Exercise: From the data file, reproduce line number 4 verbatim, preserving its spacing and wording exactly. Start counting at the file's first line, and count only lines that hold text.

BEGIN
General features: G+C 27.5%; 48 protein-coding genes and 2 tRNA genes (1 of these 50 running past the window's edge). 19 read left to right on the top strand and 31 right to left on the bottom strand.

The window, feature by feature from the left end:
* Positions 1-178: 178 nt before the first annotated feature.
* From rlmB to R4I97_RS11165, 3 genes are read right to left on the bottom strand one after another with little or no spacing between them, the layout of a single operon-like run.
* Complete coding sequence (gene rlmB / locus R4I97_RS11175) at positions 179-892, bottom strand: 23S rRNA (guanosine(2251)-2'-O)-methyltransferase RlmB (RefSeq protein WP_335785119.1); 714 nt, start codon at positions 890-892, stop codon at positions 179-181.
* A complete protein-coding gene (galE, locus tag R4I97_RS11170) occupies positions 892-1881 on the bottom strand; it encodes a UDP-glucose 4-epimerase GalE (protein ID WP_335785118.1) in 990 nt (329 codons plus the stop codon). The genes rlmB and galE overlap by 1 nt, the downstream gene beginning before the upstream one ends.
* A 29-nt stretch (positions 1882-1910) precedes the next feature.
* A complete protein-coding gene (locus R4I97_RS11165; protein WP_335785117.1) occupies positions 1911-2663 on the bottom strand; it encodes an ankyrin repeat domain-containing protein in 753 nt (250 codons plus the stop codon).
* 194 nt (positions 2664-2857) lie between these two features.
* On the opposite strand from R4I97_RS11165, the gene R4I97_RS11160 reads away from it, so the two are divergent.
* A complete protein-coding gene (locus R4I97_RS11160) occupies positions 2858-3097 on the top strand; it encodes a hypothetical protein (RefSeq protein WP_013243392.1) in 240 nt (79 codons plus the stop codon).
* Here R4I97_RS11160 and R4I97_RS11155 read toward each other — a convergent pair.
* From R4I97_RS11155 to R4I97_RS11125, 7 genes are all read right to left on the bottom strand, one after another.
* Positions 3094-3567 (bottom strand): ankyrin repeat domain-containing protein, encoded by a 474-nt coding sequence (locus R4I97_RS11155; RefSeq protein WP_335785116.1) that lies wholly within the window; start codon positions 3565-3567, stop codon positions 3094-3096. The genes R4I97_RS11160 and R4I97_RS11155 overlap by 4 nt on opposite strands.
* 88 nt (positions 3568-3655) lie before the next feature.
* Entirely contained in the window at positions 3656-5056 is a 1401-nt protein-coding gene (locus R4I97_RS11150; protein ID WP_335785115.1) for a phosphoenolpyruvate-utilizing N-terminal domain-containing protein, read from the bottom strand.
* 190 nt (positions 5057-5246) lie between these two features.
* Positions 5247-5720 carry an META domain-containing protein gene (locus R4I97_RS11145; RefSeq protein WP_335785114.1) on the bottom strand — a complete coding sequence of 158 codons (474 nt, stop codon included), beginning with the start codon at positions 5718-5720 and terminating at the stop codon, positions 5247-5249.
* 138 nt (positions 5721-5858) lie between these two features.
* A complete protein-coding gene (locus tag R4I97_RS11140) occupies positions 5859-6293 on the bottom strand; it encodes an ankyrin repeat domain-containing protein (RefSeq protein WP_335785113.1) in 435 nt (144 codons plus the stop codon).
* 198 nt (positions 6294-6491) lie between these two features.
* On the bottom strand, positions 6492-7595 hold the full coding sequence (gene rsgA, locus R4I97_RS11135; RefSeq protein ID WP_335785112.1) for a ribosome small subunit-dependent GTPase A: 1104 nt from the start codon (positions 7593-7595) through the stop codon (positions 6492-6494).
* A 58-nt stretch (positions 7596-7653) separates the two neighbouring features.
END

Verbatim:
* From rlmB to R4I97_RS11165, 3 genes are read right to left on the bottom strand one after another with little or no spacing between them, the layout of a single operon-like run.